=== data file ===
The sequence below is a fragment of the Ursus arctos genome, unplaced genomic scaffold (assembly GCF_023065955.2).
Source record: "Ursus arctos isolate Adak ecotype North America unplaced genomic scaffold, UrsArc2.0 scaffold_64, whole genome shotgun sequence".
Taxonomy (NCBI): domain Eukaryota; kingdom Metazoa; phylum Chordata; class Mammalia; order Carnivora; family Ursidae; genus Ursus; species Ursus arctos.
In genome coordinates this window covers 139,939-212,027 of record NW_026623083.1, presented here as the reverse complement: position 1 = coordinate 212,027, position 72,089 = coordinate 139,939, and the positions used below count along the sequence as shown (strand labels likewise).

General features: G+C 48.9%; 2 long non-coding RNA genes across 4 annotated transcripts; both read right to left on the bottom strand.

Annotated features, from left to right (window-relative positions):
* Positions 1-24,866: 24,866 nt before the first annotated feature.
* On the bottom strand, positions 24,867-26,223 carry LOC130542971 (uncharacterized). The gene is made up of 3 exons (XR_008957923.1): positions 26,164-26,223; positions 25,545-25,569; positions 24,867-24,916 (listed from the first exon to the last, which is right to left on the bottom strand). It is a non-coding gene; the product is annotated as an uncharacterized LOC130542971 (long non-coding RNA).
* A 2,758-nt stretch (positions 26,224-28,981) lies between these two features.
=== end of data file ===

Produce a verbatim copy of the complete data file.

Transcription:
The sequence below is a fragment of the Ursus arctos genome, unplaced genomic scaffold (assembly GCF_023065955.2).
Source record: "Ursus arctos isolate Adak ecotype North America unplaced genomic scaffold, UrsArc2.0 scaffold_64, whole genome shotgun sequence".
Taxonomy (NCBI): domain Eukaryota; kingdom Metazoa; phylum Chordata; class Mammalia; order Carnivora; family Ursidae; genus Ursus; species Ursus arctos.
In genome coordinates this window covers 139,939-212,027 of record NW_026623083.1, presented here as the reverse complement: position 1 = coordinate 212,027, position 72,089 = coordinate 139,939, and the positions used below count along the sequence as shown (strand labels likewise).

General features: G+C 48.9%; 2 long non-coding RNA genes across 4 annotated transcripts; both read right to left on the bottom strand.

Annotated features, from left to right (window-relative positions):
* Positions 1-24,866: 24,866 nt before the first annotated feature.
* On the bottom strand, positions 24,867-26,223 carry LOC130542971 (uncharacterized). The gene is made up of 3 exons (XR_008957923.1): positions 26,164-26,223; positions 25,545-25,569; positions 24,867-24,916 (listed from the first exon to the last, which is right to left on the bottom strand). It is a non-coding gene; the product is annotated as an uncharacterized LOC130542971 (long non-coding RNA).
* A 2,758-nt stretch (positions 26,224-28,981) lies between these two features.